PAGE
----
When and how did video games become a male stereotype?

Question by Vadam: When and how did video games become a male stereotype?
I’ve been curious lately and have been wondering how video games started as a male stereotype. From what I see there are a lot of girls that play video games.

Best answer:

Answer by Moneybag1010
It’s more violent, just not the type of thing girls are into. I personally seem to know more females that play shooters like call of duty, and a very few that play very little of games like final fantasy.

Gaming has always been done lots more by males. That’s just how it’s been and still is.

What do you think? Answer below!

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3 Responses to When and how did video games become a male stereotype?

  1. <3 says:

    I feel like it is because women simply were not interested in video games as much as men were from the beginning. There are certain things women find interesting and certain things men find interesting. That’s how it just is.

  2. zFirst Name W says:

    Its not considered lady like. Even women who play video games aren’t considered women. They’re called “Bros”

  3. CAustin says:

    It’s basically a consequence of computer engineering having been stereotypically (or rather, typically) male.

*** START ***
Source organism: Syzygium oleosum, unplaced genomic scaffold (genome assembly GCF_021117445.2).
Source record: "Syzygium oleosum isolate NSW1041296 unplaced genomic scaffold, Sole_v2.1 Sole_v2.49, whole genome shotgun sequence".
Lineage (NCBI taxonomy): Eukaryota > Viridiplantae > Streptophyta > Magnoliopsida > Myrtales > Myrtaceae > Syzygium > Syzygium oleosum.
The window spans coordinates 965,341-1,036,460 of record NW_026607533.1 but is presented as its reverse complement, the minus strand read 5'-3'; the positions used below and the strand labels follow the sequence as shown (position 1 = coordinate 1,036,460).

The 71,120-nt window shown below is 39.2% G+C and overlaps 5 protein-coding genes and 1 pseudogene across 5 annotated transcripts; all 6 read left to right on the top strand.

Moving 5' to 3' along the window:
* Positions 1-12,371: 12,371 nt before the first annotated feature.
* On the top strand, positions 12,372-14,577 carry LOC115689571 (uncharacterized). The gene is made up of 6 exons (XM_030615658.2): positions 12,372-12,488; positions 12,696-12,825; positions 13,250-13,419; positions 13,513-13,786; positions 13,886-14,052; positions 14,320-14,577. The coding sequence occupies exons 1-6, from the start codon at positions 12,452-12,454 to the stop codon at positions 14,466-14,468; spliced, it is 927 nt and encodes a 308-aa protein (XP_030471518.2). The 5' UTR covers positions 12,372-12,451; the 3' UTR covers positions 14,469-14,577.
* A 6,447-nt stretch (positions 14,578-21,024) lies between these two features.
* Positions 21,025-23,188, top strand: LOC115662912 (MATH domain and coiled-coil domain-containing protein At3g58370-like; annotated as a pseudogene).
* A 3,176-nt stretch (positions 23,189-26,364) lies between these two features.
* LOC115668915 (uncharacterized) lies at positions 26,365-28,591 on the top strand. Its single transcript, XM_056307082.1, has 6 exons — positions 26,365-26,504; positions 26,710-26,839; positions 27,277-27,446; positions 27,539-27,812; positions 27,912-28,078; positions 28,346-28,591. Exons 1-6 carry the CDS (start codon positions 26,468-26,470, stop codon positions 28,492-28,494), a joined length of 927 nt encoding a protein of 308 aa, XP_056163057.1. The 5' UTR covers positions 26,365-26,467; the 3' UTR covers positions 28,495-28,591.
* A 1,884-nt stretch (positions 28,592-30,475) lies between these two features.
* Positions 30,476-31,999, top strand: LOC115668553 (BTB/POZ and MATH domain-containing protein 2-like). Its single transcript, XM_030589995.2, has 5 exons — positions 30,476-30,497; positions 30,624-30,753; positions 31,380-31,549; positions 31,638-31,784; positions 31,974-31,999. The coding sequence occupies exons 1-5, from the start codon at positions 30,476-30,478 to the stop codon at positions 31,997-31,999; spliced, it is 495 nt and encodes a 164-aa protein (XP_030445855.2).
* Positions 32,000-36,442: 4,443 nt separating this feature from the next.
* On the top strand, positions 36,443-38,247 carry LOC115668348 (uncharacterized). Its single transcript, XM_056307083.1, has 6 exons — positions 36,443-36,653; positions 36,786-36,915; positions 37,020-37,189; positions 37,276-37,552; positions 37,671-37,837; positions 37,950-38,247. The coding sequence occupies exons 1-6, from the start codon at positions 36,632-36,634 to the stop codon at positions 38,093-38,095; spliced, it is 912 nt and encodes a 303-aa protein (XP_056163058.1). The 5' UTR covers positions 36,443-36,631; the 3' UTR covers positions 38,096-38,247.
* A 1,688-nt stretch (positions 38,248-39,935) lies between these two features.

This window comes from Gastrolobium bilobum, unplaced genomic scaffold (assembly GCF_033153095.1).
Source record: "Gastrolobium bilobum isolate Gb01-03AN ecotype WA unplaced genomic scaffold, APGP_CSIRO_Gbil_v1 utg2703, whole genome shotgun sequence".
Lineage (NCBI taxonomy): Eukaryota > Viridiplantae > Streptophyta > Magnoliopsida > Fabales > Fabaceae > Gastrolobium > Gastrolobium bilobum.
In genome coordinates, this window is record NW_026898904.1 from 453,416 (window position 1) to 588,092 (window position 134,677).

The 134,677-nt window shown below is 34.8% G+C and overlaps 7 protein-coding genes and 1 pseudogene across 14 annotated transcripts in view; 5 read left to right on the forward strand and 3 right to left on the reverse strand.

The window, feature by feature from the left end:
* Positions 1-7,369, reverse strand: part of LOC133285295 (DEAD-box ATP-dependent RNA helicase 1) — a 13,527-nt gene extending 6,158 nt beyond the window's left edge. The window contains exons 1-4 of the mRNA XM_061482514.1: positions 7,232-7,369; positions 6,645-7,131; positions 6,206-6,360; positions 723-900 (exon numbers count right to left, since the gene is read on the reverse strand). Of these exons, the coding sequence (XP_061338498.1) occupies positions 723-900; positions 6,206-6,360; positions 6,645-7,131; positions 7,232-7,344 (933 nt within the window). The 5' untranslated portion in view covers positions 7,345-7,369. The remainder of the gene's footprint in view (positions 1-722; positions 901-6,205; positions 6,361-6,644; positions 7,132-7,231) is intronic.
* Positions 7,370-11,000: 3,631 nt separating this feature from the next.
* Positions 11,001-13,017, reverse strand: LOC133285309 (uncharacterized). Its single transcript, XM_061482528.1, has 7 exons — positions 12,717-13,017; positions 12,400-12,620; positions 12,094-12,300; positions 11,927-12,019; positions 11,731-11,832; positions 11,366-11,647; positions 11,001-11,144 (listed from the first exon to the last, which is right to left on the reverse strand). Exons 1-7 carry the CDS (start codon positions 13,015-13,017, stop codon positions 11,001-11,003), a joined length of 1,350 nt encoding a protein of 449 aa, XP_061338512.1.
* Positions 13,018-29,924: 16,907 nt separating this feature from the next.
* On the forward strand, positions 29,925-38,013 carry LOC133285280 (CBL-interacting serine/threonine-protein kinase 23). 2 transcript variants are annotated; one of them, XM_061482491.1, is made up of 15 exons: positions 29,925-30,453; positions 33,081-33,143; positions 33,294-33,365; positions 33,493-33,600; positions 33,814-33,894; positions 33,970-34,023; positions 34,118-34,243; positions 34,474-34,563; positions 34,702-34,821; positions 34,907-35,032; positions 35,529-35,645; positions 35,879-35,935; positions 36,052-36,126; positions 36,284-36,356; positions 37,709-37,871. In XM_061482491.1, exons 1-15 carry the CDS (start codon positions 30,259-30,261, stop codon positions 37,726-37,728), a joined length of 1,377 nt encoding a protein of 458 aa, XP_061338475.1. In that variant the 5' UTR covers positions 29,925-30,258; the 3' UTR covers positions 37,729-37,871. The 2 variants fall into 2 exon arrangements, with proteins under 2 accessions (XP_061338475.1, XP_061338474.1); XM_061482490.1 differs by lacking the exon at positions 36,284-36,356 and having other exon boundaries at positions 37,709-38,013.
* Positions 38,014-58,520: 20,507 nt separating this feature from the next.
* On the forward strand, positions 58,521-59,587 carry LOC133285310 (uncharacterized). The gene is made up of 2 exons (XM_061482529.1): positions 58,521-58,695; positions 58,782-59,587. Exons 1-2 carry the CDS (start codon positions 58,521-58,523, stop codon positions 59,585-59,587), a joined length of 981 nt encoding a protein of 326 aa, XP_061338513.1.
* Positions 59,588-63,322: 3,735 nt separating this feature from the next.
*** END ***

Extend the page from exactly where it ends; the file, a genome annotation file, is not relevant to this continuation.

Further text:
In 2012, we have a wide variety of video games available. You can play things like the Kinect and Wii that involve kinesthetic skill, you can play bare-bones tributes to early gaming like Minecraft or FTL, you can run around and play the 2,000th copycat of Goldeneye 64 like CoD, BF3 or Halo, or you can play casual, accessible games like Angry Birds, Farmville or WoW.

    But in the 1980s, games were frustratingly hard. Before that, they were frustratingly TECHNICAL – you actually had to know something about the programming and the coding to play the game well or even to make sense of it. In the early stages of gaming, which weren’t that long ago, video games were just things that programmers and very dedicated amateurs fiddled with, not something that was very accessible to the general public. Mostly men played video games because mostly men programmed computers.

    Now that video games are becoming as varied and accessible as any other literary or entertainment medium, they’re also beginning to break their consumer stereotypes.

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